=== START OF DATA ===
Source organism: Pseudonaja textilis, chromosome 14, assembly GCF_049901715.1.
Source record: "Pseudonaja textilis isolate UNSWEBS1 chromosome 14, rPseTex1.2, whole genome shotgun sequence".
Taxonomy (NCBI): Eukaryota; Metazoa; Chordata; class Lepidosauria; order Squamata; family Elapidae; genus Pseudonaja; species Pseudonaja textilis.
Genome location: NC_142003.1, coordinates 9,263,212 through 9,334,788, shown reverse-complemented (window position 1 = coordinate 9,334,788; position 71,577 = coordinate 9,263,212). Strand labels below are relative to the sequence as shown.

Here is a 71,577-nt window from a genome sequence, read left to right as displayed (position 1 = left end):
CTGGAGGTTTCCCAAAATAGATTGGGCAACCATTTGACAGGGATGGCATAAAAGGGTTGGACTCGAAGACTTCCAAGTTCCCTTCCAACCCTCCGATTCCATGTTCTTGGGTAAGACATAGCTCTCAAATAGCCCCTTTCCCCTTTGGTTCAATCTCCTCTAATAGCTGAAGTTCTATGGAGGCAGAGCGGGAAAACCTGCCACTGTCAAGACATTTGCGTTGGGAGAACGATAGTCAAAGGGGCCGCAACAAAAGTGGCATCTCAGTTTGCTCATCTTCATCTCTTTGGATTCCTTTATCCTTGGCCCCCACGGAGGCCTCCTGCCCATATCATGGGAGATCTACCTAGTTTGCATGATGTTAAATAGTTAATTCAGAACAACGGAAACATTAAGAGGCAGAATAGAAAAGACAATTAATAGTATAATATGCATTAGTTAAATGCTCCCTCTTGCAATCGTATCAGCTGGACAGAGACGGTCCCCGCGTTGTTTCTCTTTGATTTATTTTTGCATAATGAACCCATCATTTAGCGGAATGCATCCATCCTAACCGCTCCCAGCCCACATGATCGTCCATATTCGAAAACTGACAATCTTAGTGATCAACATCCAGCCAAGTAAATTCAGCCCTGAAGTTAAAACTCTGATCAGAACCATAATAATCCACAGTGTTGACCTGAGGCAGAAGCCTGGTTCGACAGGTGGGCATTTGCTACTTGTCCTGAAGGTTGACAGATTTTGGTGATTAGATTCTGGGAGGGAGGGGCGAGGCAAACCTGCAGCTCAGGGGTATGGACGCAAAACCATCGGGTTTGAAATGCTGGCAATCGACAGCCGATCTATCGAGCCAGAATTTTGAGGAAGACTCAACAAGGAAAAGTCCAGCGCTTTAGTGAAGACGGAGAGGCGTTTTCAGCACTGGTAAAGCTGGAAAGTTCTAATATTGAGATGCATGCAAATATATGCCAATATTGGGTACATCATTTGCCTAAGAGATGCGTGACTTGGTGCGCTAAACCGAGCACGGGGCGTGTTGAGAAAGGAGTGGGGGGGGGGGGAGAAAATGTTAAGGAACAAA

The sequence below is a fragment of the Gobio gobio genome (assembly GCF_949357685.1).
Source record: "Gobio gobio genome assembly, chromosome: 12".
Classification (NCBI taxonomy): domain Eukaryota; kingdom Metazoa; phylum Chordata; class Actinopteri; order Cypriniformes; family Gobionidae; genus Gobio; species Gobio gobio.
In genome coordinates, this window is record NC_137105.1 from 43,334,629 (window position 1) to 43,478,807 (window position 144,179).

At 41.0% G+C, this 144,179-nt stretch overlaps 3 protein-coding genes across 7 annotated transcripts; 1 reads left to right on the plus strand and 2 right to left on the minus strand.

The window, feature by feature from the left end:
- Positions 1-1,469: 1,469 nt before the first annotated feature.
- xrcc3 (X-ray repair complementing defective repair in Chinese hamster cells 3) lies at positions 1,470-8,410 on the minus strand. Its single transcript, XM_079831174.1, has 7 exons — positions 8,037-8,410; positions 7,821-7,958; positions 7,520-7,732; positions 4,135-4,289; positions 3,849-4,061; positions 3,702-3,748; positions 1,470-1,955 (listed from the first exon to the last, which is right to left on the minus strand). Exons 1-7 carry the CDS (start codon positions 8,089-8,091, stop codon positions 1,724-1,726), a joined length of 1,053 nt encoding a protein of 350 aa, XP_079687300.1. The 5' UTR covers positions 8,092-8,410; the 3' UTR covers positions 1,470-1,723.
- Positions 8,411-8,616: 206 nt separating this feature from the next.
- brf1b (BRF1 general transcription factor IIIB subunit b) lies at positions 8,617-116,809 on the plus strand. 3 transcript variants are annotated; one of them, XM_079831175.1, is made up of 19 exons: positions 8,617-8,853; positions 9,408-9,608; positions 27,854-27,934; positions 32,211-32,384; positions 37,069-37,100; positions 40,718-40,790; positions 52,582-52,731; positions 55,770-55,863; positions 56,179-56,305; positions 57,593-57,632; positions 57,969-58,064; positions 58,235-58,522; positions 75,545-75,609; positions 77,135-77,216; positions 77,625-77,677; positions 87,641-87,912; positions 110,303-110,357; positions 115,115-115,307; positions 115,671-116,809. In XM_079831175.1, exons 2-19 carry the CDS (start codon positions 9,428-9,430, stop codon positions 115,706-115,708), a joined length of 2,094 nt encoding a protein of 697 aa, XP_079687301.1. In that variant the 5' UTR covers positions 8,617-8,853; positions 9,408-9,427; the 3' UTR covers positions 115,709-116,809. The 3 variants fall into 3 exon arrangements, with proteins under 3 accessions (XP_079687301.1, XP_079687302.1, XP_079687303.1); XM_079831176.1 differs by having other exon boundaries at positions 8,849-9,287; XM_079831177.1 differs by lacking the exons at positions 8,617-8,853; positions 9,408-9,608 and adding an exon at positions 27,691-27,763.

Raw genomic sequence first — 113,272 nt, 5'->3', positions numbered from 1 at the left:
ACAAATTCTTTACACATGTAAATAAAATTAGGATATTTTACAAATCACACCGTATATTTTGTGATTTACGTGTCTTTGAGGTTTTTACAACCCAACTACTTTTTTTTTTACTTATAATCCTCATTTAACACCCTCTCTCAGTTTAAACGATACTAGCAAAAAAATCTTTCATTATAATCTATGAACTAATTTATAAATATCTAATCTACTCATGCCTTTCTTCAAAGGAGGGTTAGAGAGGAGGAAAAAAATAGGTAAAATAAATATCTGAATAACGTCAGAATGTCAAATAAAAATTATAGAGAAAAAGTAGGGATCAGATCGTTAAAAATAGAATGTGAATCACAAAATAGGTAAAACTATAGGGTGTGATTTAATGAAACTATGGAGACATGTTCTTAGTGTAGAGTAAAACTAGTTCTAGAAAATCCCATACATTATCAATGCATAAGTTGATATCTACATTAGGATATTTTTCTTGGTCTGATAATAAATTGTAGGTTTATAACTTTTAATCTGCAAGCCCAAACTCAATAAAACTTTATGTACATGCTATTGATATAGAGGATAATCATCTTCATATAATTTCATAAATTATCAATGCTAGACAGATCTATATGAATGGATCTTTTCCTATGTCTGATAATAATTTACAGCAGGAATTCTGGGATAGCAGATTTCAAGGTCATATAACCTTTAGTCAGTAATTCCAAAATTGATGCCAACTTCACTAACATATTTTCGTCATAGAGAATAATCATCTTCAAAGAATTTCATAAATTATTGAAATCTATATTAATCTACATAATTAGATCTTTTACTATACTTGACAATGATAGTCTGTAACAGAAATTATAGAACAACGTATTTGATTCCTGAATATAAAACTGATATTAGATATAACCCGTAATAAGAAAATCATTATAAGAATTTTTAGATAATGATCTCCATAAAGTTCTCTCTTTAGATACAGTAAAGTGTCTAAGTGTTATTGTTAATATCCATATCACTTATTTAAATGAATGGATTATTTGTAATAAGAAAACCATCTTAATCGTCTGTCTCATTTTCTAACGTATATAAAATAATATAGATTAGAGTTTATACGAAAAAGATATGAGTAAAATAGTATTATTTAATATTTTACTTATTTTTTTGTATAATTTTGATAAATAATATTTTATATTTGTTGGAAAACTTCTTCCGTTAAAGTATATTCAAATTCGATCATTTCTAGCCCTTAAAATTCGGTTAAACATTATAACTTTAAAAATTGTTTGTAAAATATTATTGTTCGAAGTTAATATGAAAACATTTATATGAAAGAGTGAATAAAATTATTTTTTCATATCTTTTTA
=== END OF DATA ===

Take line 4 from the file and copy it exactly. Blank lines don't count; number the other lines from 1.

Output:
Genome location: NC_142003.1, coordinates 9,263,212 through 9,334,788, shown reverse-complemented (window position 1 = coordinate 9,334,788; position 71,577 = coordinate 9,263,212). Strand labels below are relative to the sequence as shown.